Detail is also a touch variable. Background information is blurred but not to any point of distraction or even disappointment. Boats in the harbour or far-away cars and buildings are hardly going to draw your attention when Loren is basking front and centre anyway. And those essential close-ups and middle-ground images are mostly on the ball. Again, detail seems to improve as the film progresses. So, whilst Adelina is still fine when it comes to the ramshackle buildings and rustic streets, the picture offers more once we climb aboard Loren's Roller in the second story, and then much, much more in the final episode. Scenes set in Mara's apartment and in the “ecclesiastical” boutique stand out as there are so many more objects and bric-a-brac to survey. Skin-tones and facial detail are good, though not exactly scintillating. Loren's Mara is the best treated by the transfer - those eyes really do lift from the screen, even with the lack of high-definition.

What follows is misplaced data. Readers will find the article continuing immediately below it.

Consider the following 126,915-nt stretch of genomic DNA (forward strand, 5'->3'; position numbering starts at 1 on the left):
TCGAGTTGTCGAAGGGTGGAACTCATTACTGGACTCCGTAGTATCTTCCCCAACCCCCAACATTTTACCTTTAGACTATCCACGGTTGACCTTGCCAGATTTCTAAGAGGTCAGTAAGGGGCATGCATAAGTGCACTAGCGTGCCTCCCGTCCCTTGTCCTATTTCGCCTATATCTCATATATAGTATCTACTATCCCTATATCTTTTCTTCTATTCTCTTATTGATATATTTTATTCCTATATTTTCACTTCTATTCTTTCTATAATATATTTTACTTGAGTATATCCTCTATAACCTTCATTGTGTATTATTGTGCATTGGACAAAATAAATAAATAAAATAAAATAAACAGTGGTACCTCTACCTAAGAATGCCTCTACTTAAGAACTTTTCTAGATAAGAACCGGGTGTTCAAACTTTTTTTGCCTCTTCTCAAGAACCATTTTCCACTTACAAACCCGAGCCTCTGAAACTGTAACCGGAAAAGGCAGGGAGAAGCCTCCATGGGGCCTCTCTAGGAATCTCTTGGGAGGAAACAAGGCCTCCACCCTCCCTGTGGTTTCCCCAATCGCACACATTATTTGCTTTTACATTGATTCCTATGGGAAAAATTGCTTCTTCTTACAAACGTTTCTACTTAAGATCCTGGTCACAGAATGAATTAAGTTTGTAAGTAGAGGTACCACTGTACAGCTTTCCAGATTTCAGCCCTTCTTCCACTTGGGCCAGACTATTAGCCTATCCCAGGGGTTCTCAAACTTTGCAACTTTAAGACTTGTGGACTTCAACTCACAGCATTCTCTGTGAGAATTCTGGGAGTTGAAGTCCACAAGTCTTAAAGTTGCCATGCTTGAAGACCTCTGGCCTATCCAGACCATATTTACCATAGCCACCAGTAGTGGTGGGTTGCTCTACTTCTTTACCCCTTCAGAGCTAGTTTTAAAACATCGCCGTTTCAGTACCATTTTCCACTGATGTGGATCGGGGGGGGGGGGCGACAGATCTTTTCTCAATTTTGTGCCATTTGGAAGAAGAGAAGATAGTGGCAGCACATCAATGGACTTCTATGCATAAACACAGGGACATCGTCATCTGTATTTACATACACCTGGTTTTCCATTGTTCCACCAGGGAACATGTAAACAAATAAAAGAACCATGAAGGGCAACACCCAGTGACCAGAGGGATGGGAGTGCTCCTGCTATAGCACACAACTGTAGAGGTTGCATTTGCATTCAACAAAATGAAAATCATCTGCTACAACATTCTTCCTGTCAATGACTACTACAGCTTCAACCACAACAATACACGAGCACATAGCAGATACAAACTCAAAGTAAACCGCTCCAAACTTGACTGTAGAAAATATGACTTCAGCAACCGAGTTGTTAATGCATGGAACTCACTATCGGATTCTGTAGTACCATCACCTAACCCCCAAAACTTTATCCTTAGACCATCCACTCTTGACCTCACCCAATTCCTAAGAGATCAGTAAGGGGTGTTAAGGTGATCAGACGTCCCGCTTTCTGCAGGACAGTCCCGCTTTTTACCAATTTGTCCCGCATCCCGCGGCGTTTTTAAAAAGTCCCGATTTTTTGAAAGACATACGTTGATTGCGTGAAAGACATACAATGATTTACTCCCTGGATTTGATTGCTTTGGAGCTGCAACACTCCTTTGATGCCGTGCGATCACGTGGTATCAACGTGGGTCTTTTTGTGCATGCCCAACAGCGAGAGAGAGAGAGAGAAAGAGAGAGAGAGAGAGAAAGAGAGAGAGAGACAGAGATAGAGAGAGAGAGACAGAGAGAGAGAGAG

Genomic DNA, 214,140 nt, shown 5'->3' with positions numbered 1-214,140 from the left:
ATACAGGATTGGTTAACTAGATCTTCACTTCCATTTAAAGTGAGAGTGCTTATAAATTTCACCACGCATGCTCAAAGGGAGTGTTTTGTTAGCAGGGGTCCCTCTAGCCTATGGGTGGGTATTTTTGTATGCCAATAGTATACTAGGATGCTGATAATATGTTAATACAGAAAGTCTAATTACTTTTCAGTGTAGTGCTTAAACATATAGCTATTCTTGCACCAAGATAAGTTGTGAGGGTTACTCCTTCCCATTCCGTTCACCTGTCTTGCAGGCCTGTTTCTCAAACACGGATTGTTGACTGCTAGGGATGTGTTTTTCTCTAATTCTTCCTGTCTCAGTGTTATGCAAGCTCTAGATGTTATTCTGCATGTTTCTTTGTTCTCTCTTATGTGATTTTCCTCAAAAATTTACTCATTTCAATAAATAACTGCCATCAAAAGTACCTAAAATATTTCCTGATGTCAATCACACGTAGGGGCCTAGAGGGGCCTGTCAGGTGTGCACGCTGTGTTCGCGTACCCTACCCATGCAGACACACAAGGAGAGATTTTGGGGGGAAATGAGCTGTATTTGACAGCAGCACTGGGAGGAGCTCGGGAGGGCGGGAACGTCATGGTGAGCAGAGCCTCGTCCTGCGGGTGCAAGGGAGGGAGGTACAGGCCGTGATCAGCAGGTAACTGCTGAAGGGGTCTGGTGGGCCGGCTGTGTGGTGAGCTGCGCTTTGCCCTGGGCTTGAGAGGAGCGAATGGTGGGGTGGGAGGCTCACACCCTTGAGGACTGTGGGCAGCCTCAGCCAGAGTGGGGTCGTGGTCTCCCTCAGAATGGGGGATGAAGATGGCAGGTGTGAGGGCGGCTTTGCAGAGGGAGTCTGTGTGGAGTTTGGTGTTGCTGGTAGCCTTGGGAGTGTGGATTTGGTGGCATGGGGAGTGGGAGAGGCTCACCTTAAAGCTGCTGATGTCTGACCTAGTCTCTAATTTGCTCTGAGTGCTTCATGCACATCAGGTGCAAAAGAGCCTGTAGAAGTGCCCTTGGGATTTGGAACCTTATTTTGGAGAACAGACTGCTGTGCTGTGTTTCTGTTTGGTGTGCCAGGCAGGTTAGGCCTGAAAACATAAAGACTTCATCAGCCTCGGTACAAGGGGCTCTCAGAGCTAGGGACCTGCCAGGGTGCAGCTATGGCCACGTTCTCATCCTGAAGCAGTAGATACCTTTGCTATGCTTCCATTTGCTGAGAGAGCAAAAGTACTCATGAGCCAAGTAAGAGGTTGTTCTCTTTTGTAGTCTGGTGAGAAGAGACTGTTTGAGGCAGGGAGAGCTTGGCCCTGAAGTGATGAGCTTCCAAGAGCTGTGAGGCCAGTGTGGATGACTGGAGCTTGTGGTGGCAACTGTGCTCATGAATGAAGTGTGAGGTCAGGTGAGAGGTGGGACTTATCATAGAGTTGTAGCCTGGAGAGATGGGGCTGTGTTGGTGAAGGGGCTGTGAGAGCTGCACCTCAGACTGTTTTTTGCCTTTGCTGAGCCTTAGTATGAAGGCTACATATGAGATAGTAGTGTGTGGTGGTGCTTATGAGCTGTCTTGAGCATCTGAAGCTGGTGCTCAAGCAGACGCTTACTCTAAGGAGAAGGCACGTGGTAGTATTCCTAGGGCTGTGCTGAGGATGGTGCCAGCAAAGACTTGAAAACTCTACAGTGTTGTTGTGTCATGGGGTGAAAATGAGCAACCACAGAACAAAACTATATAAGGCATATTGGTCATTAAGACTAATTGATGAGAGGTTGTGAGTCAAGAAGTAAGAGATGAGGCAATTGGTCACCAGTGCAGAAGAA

Sadly, the image is dogged by edge enhancement, though, and this has a tendency to become more pronounced around objects and characters seen against lighter backgrounds. This check disc also had one of the clumsiest layer changes that I've seen in a long while. But, on the whole, I would say that the new UK disc does a very reasonable job of bringing this little-seen Italian gem to home video.
I'm giving this a 6 out of 10, but rest assured, there are no issues here that should put you off purchasing it.
Please note that you can play the movie with, or without subtitles.